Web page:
Jeffrey Meyers – Baptism and the Forgiveness of Sin

“Personally, I would like to see us out from under the straightjacket of the Westminster standards.” — Jeff Meyers

In their Letter of Concern (LOC) to the Missouri Presbytery calling for an investigation of Federal Visionist Jeffrey Meyers, the signers of the LOC concluded, among other things, that Meyers “affirms that baptism effects a saving, covenantal union with Christ.”  Some of the evidence they provided in support of their conclusion were:

TE Meyers teaches that “God formally unites a person to Christ and to His covenant people through baptism into the triune Name” (JFVP, 5). He also states on the Biblical Horizons Blog (1/28/2008), “Baptism unites us to Christ and therefore makes us participate in the circumcision of Christ.” And, “Baptism unites us to Christ so that we can be said to have died and to have risen with him.”

TE Meyers teaches that this covenantal union unites all who are baptized to Christ in a saving way.  “All who are baptized into the triune Name are united with Christ in His covenantal life” (JFVP, 7).

TE Meyers describes this union with Christ that all the baptized are brought into as partaking in the benefits of Christ’s death and resurrection. He states, “We affirm not only that Christ is our full obedience, but also that through our union with Him we partake of the benefits of His death, burial, resurrection, ascension, and enthronement at the right hand of God the Father” (JFVP, 5). TE Meyers also stated that “All who are baptized into the triune Name are united with Christ in His covenantal life.”

TE Meyers teaches that this saving union with Christ can be lost. “All who are baptized into the triune Name are united with Christ in His covenantal life, and so those who fall from that position of grace are indeed falling from grace” (JFVP, 7, cf. CD, 12/15/2007).

You would think Meyers popish ex opere operato doctrine of baptism would be enough to raise at least some concerns with the MOP investigative committee.  Instead they concluded “there is insufficient evidence to raise a strong presumption of guilt that TE Meyers is teaching contrary to the Westminster Standards in his views on baptism” and the “MOP determines to be false the reports claiming TE Meyers’ views on baptism are heterodox.”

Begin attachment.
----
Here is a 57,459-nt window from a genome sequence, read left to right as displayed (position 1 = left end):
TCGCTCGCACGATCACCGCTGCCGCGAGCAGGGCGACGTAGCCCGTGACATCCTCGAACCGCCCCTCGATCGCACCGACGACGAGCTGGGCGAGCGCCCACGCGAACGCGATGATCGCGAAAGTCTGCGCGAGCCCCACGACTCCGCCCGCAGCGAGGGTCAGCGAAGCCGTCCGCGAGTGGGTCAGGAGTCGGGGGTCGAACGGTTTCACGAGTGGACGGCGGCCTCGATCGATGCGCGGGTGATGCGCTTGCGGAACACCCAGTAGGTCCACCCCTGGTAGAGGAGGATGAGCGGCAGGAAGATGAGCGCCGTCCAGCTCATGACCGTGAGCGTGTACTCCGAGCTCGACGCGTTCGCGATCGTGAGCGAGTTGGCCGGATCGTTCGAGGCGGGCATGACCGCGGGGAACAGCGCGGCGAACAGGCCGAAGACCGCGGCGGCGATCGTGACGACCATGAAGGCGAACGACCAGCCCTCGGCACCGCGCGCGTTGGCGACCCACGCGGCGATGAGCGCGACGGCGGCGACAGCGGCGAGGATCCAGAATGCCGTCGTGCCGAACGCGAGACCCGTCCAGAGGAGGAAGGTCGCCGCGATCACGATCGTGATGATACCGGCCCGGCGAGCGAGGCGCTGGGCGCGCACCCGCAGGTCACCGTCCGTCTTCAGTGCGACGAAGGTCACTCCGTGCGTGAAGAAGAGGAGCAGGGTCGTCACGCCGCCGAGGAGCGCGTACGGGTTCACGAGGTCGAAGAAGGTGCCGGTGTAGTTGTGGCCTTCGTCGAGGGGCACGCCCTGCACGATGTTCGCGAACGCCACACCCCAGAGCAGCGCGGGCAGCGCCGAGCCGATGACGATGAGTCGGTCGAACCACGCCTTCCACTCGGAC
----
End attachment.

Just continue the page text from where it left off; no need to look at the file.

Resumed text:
I think rather than the LOC spreading false reports, the reason the MOP did not concur with the LOC’s findings is because they 1) share Meyers’ sacramentalism and Romanish view of baptism, or, 2) they just don’t care.  Either way the MOP’s failure at this point demonstrates a complete lack of discernment in their examination of Meyers.

One of the main reasons that the MOP gave for dismissing the findings raised in the LOC was context.  They wrote:

Context, emphasis, purpose, and considering the full corpus of a [sic] what a person has written and taught are all crucial factors in accurately interpreting the meaning of his individual statements.

For those who have been following this series we have taken the MOP’s admonition to heart as we’ve examined the “full corpus” of Meyers’ participation on the Wrightsaid Yahoo group.  We have seen that there are many places where his teachings places him not just outside of the PCA’s confessional standards, but outside of the Christian faith in general.  In this post we turn once again to Meyers view of baptism as the instrumental cause of our union with Christ and the forgiveness of sin.   As we’ll see in his answers to Christopher Hutchinson,  for Meyers the norm and not the exception is that “God forgives sins and grants new life in baptism.”


From: Jeff Meyers <jeffmeyers@…>
Date: Sat May 22, 2004 5:21 pm
Subject: Re: Re: The Gospel Message

On May 22, 2004, at 6:37 PM, Christopher A Hutchinson wrote:

The Phillipian jailer example actually gets to some of what I was speculating about regarding the dangers of trying to imitate the NT church in every instance.  Few of us would baptize a household the same night the head of household came to faith.

I would.  We don’t because we’ve gotten away from the Bible’s covenantal perspective.  You asked if I would baptize a whole tribe if their leader converted.  I answer, yes, if the leader has the authority to insure that all of his people will receive instruction in the faith/

And in fact, most of our  churches do not us allow us to practice private baptisms except in  extraordinary cases.  But an earthquake and the presence of an apostle is an extraordinary case.